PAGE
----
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Maryland’s Senate leader expected to discuss health, future

October 23, 2019 GMT
FILE - In a Wednesday, Jan. 30, 2019 file photo, Maryland Senate President Thomas V. Mike Miller stands in the House of Delegates chamber in Annapolis, Md. Miller, who is 76 and the longest-serving state Senate president in the nation, is planning to meet with the chamber’s 31 other Democrats in a closed-door caucus meeting Thursday, Oct. 24, 2019. He is expected to discuss his future political plans as he continues a battle with cancer. (AP Photo/Patrick Semansky, File)
FILE - In a Wednesday, Jan. 30, 2019 file photo, Maryland Senate President Thomas V. Mike Miller stands in the House of Delegates chamber in Annapolis, Md. Miller, who is 76 and the longest-serving state Senate president in the nation, is planning to meet with the chamber’s 31 other Democrats in a closed-door caucus meeting Thursday, Oct. 24, 2019. He is expected to discuss his future political plans as he continues a battle with cancer. (AP Photo/Patrick Semansky, File)

ANNAPOLIS, Md. (AP) — One of Maryland’s most powerful politicians, Senate President Thomas V. Mike Miller, is expected to discuss his political plans with fellow lawmakers as he continues a battle with cancer.

Miller, who is 76 and the longest-serving state Senate president in the nation, plans to talk with the chamber’s 31 other Democrats in a closed-door caucus meeting Thursday. He has scheduled a news conference afterward.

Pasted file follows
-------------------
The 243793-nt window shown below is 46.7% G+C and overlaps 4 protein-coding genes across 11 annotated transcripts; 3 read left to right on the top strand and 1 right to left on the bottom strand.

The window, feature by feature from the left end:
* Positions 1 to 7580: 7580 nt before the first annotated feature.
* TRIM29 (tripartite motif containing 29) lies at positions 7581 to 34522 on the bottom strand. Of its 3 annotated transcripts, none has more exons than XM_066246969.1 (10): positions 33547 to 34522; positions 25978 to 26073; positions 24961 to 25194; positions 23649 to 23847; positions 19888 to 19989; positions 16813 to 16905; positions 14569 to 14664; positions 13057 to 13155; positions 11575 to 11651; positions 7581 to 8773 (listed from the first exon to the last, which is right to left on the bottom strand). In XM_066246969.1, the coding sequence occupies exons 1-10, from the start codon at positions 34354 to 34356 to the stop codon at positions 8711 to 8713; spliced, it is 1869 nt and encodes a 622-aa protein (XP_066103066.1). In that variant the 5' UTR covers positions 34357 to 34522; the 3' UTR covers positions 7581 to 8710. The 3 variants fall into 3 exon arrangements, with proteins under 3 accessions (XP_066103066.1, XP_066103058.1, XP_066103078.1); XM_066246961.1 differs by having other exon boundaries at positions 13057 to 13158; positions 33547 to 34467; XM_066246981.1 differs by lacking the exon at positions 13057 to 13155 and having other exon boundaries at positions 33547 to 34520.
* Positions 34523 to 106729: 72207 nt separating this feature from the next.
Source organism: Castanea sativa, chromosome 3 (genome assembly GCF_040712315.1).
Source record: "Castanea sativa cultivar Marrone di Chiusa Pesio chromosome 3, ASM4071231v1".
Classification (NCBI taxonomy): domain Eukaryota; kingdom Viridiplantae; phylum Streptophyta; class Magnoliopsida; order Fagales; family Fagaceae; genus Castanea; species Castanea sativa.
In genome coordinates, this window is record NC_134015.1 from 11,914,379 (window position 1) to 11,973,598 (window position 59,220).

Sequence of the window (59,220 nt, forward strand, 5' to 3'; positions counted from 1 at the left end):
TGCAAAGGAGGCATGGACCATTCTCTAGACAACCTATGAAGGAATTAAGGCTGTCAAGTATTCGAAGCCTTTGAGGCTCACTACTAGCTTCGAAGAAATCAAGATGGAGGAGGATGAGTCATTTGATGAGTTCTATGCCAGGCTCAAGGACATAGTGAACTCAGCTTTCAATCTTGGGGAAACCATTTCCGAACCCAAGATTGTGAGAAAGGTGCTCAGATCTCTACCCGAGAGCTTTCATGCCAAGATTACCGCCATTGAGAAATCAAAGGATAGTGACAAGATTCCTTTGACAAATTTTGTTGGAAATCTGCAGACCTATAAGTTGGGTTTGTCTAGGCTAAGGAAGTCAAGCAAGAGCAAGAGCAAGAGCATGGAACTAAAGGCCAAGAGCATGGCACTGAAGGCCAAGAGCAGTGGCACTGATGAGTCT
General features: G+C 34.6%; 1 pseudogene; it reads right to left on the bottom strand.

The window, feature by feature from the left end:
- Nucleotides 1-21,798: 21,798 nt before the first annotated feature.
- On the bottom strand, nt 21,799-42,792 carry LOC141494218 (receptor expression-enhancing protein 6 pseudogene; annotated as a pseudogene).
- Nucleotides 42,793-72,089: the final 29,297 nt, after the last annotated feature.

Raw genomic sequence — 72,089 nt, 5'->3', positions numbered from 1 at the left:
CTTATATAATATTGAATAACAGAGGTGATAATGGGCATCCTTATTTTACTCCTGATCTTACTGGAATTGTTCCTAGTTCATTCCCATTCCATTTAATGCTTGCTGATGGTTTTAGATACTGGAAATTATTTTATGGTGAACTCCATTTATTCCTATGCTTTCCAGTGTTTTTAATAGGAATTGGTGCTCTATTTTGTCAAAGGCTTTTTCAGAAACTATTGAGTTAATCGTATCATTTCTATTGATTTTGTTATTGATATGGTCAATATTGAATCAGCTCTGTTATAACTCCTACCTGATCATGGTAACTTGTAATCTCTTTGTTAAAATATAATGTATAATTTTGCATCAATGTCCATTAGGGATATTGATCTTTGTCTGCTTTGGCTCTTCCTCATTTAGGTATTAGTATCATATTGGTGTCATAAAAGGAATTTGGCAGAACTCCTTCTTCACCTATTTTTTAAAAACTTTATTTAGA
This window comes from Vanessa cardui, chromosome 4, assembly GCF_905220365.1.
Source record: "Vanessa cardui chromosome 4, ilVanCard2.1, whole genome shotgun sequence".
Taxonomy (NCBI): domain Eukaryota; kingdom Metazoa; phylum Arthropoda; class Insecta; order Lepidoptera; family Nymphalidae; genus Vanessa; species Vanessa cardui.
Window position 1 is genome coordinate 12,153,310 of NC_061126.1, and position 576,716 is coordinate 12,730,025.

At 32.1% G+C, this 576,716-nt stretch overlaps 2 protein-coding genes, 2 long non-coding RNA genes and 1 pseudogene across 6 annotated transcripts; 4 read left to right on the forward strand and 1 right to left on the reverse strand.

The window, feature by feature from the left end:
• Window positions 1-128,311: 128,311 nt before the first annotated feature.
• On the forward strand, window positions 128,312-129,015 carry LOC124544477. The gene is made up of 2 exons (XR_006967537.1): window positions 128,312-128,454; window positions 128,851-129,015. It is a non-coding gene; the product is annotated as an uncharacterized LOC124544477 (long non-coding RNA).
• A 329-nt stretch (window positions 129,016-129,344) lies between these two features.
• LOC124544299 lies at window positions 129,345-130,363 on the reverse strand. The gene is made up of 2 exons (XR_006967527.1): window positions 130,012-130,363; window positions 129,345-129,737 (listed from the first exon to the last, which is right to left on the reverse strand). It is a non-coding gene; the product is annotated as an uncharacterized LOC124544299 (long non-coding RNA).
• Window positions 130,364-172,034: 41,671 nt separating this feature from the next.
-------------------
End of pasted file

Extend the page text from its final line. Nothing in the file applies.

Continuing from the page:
Jake Weissmann, Miller’s chief of staff, declined to comment before Thursday’s news conference.

In January, on the second day of the state’s annual 90-day legislative session, Miller announced he was fighting stage 4 prostate cancer. Having served as the state Senate’s president since 1987, Miller has continued to preside over the chamber while undergoing chemotherapy.

Several senators have been weighing whether to run to replace him, if he decides to step down from the office. The Senate president is elected in a vote by the chamber’s 47 senators.

The planned announcement comes in a year already marked by change in the Maryland General Assembly, which is controlled by Democrats.

In April, Michael Busch, the longest-serving speaker in the history of the Maryland House of Delegates, died on the day before the 90-day legislative session ended. House Speaker Adrienne Jones was elected unanimously to the leadership position in a one-day special session in May.